Picture children you know, or photos of children fleeing war and climate destruction (two realities often interconnected), hungry children, polluted water, air, and lands, melting glaciers, recent climate calamities ….

Then, two more quotes: “A great cultural, spiritual and educational challenge stands before us, and it will demand that we set out on the long path of renewal.” (par. 202) and
“… we Christians ask for inspiration to take up the commitment to creation set before us by the Gospel of Jesus.” (par. 246)


Blue Moon and Laudato Si’

I occasionally visit a club that was the venue for dances I attended as a teen-ager. As I enter, I “hear” the strains of “Blue Moon” — a song I would otherwise never think about. Because the next Blue Moon will be July 31st, I wondered if I could connect blue moons and a document I have been spending a lot of time with lately (cf. this site’s Lent resources) : Pope Francis’ encyclical, Laudato Si’.

Blue Moon, the Song

“Blue Moon, you saw me standing alone, without a dream in my heart, without a love of my own . . . and when I looked the moon had turned to gold!” I was happy to learn that composer Richard Rodgers and lyricist Lorenz Hart originally wrote the song in 1934 as “Prayer” for an MGM film in which it was ultimately not used. It had several other titles and lyrics, but the version we (at least we of a certain age) know became a hit in 1949 and again in 1961. But it truly began as “Prayer” — propitious for me as I begin this blog!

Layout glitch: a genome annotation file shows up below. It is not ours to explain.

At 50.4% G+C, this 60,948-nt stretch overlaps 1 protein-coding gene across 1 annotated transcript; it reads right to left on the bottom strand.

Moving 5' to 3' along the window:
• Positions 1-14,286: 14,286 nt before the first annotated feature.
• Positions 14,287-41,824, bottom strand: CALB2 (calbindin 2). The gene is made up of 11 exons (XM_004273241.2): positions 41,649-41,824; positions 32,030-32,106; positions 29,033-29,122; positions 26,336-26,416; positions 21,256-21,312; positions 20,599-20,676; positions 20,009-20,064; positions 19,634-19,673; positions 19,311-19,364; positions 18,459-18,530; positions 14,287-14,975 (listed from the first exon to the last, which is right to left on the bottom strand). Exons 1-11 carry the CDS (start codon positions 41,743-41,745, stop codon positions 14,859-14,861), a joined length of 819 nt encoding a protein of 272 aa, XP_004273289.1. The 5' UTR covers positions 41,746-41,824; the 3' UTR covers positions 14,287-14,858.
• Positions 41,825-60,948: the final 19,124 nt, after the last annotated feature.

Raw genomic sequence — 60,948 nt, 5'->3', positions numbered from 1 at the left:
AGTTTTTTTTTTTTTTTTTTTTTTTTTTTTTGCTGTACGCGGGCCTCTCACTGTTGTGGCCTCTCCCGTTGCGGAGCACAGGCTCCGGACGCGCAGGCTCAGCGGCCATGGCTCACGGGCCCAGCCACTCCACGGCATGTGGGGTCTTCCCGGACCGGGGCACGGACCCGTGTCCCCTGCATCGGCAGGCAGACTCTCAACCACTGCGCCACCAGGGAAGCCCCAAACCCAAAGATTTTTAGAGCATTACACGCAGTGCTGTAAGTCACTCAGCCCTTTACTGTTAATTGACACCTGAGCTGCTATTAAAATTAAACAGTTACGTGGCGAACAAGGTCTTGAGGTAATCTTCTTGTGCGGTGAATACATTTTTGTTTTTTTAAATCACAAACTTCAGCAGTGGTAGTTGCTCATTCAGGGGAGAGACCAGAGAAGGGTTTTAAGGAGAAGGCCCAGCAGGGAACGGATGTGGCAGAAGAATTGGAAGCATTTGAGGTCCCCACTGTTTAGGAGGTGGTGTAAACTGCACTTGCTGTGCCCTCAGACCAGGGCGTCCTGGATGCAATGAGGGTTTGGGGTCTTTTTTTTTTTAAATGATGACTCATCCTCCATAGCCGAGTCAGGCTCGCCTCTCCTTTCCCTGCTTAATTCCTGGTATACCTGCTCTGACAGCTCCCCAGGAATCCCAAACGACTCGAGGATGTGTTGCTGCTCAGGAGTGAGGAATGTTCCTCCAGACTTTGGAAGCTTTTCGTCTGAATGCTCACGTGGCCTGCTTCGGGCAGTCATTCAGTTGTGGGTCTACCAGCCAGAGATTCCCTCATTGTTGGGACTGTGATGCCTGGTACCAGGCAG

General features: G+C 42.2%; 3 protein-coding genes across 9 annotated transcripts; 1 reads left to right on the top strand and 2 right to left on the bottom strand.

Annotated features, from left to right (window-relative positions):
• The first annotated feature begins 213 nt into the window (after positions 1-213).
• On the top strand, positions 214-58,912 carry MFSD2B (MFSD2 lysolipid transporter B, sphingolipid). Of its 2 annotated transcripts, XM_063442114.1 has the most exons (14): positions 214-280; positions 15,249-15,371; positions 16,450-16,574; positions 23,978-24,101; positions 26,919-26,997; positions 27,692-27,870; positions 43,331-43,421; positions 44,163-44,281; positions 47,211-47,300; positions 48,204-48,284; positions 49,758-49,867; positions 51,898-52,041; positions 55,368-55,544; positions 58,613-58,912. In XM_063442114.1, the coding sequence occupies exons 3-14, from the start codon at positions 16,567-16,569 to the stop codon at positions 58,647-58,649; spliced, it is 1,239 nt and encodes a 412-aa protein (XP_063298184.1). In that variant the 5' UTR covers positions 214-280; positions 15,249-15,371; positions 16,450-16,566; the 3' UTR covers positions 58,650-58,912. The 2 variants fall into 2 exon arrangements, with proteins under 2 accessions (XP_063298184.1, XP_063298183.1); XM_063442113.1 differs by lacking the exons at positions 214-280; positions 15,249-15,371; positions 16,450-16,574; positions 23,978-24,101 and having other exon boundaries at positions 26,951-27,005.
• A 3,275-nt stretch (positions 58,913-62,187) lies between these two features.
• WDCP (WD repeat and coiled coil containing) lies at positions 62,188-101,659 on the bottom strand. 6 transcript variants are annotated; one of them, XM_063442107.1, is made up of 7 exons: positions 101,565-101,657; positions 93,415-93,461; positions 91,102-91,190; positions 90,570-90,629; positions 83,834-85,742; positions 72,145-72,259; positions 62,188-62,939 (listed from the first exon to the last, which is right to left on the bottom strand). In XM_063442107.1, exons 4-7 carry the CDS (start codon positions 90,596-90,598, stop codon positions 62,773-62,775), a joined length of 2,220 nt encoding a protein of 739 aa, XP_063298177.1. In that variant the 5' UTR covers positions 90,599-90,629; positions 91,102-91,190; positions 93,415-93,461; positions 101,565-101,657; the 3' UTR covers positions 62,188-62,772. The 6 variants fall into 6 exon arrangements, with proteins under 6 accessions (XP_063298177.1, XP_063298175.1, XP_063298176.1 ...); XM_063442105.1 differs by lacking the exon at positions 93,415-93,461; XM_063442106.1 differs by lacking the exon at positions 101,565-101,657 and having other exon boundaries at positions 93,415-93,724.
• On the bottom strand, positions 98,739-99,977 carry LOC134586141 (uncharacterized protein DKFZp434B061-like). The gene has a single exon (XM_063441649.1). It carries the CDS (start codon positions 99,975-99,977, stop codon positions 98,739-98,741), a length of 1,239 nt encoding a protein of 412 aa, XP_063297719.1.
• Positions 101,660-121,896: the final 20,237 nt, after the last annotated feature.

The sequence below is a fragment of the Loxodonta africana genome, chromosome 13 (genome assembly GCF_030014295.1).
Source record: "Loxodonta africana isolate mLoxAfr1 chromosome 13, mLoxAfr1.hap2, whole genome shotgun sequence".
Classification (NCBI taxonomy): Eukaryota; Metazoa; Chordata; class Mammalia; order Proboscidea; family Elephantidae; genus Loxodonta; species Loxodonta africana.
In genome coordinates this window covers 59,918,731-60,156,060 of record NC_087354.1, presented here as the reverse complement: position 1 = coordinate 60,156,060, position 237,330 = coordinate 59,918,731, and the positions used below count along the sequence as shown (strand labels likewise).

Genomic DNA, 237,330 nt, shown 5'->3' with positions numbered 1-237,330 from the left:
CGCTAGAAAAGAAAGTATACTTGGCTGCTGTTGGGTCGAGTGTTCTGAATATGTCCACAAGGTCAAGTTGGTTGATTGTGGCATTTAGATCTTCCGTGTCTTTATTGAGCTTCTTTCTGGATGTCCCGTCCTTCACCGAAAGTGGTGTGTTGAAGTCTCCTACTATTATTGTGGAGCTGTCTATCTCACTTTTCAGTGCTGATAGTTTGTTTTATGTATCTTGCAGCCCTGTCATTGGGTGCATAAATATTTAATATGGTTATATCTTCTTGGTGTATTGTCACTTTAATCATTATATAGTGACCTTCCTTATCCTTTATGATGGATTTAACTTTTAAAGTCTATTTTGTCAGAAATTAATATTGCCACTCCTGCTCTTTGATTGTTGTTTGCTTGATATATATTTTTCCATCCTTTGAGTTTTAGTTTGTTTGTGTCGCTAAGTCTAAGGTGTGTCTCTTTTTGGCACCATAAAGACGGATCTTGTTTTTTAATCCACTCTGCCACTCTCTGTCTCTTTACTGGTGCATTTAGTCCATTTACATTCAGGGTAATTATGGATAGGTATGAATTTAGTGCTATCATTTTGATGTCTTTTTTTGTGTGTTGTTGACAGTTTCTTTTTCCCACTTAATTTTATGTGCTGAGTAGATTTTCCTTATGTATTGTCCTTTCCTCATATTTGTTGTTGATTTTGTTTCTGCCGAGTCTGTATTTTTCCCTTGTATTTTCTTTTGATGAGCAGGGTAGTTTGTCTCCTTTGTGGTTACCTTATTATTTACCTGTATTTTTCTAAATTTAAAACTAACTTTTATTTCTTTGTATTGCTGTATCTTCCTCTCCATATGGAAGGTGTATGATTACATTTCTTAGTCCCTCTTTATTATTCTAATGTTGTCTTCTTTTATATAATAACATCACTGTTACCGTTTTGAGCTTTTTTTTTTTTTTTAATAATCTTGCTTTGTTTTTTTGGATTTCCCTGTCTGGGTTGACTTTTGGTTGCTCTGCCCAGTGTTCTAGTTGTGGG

Blue Moon, the Astronomical Event          moon_8-31-2012_Priya_Kumar_Muscat_Masqat_Oman

In the current definition, the term Blue Moon refers to a second full moon within a calendar month, an event that occurs once every two or three years. The identity of the moons was important in the ecclesiastical calendar (think Lent and Easter), and a year with a 13th moon complicated the process. There were names for only 12 moons. By identifying the 13th moon as a blue moon, the ecclesiastical calendar was able to stay on track.

The extra moon is rarely blue, a phenomenon that can be caused by the type of dust or smoke particles in the air that scatter blue light. I could not find the origin of why the extra moon was called blue, but it works well for this blog.

Sister Blue Moon and Laudato Si’

The popular expression “once in a blue moon” and lyrics in the haunting melody draw me to make a few connections between Blue Moon and Laudato Si’. Pope Francis’ encyclical is titled, begins with, and consistently builds on St. Francis of Assisi’s belief that all creation is one and each part is brother and sister to us. After Brother Sun, Francis mentions Sister Moon and stars, followed by Brothers Wind and Air, Sister Water, Brother Fire, culminating with Sister Earth, our mother. (So, I shall refer to Sister Blue Moon.) These constitute our Common Home for which Laudato Si’ implores our care.

That our Common Home is in big trouble is not news to readers of this blog. We might well feel “blue” when we consider all the problems Earth, with everyone and everything whose lives are  interconnected as part of it, face at this critical time.

Once in a Blue Moon